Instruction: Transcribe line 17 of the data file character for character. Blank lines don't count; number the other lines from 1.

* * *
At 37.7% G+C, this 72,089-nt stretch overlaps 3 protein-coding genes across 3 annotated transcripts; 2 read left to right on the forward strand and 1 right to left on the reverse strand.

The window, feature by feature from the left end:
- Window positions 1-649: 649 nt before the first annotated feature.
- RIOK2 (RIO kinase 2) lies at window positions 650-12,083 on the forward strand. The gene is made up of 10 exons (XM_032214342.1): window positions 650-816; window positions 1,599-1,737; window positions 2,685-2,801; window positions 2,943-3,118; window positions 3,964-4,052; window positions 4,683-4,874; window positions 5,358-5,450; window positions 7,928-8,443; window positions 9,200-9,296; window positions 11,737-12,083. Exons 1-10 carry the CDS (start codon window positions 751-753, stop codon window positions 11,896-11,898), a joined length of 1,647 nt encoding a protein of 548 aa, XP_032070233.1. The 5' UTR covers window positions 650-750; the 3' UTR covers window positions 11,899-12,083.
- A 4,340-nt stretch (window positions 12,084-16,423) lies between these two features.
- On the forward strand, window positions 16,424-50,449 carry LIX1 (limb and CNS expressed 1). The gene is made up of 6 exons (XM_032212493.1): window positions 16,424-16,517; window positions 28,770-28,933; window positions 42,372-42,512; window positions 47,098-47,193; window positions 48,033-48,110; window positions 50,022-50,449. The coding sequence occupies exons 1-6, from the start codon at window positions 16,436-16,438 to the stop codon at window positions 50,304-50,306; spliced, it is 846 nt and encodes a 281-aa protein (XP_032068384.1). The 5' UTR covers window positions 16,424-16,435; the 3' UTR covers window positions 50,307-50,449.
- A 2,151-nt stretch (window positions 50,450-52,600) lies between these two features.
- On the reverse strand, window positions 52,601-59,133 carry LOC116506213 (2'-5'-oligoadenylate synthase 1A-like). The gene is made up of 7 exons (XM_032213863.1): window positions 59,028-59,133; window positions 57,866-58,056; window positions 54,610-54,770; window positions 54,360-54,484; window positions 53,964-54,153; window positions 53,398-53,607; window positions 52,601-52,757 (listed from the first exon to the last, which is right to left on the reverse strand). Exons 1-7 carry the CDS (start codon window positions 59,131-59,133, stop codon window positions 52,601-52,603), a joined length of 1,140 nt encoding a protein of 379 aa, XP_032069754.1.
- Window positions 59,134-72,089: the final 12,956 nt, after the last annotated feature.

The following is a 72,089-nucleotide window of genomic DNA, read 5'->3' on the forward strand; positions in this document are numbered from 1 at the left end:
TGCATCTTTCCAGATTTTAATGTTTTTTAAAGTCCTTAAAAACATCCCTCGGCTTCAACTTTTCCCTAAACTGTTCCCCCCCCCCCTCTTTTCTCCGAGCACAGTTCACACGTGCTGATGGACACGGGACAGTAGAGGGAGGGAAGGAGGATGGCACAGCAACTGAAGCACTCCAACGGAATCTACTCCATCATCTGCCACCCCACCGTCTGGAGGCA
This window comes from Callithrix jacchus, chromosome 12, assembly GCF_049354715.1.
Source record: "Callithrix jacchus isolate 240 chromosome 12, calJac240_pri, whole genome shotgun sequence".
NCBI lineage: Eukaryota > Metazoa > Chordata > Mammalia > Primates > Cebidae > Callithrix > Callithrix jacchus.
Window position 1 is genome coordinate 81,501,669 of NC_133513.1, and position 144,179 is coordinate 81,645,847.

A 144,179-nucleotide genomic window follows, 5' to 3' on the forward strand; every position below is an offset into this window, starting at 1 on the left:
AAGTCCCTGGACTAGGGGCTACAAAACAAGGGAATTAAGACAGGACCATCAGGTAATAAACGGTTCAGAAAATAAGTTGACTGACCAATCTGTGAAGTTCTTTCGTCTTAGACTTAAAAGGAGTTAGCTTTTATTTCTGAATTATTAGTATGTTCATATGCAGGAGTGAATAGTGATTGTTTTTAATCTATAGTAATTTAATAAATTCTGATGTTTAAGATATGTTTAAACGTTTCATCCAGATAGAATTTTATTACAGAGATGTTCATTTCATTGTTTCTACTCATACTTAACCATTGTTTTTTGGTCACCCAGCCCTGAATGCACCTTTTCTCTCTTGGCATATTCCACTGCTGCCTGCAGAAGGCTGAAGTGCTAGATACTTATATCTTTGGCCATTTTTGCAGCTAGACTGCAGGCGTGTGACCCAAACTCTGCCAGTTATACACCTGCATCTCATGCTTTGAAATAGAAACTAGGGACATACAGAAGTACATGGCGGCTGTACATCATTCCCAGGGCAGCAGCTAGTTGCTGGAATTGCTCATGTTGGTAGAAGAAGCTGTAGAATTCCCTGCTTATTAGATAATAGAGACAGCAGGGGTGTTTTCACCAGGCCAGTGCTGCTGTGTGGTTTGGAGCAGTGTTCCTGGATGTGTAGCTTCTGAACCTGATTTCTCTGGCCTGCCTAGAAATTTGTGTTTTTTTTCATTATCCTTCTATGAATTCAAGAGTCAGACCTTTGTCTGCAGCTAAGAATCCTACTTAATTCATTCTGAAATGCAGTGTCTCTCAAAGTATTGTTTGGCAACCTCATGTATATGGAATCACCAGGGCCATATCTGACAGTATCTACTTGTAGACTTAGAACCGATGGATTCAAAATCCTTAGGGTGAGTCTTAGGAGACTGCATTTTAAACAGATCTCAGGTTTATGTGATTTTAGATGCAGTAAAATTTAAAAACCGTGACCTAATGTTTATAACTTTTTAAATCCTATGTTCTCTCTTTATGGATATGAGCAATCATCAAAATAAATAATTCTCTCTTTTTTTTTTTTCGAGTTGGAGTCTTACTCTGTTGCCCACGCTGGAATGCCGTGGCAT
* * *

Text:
AAGTCCCTGGACTAGGGGCTACAAAACAAGGGAATTAAGACAGGACCATCAGGTAATAAACGGTTCAGAAAATAAGTTGACTGACCAATCTGTGAAGTTCTTTCGTCTTAGACTTAAAAGGAGTTAGCTTTTATTTCTGAATTATTAGTATGTTCATATGCAGGAGTGAATAGTGATTGTTTTTAATCTATAGTAATTTAATAAATTCTGATGTTTAAGATATGTTTAAACGTTTCATCCAGATAGAATTTTATTACAGAGATGTTCATTTCATTGTTTCTACTCATACTTAACCATTGTTTTTTGGTCACCCAGCCCTGAATGCACCTTTTCTCTCTTGGCATATTCCACTGCTGCCTGCAGAAGGCTGAAGTGCTAGATACTTATATCTTTGGCCATTTTTGCAGCTAGACTGCAGGCGTGTGACCCAAACTCTGCCAGTTATACACCTGCATCTCATGCTTTGAAATAGAAACTAGGGACATACAGAAGTACATGGCGGCTGTACATCATTCCCAGGGCAGCAGCTAGTTGCTGGAATTGCTCATGTTGGTAGAAGAAGCTGTAGAATTCCCTGCTTATTAGATAATAGAGACAGCAGGGGTGTTTTCACCAGGCCAGTGCTGCTGTGTGGTTTGGAGCAGTGTTCCTGGATGTGTAGCTTCTGAACCTGATTTCTCTGGCCTGCCTAGAAATTTGTGTTTTTTTTCATTATCCTTCTATGAATTCAAGAGTCAGACCTTTGTCTGCAGCTAAGAATCCTACTTAATTCATTCTGAAATGCAGTGTCTCTCAAAGTATTGTTTGGCAACCTCATGTATATGGAATCACCAGGGCCATATCTGACAGTATCTACTTGTAGACTTAGAACCGATGGATTCAAAATCCTTAGGGTGAGTCTTAGGAGACTGCATTTTAAACAGATCTCAGGTTTATGTGATTTTAGATGCAGTAAAATTTAAAAACCGTGACCTAATGTTTATAACTTTTTAAATCCTATGTTCTCTCTTTATGGATATGAGCAATCATCAAAATAAATAATTCTCTCTTTTTTTTTTTTCGAGTTGGAGTCTTACTCTGTTGCCCACGCTGGAATGCCGTGGCAT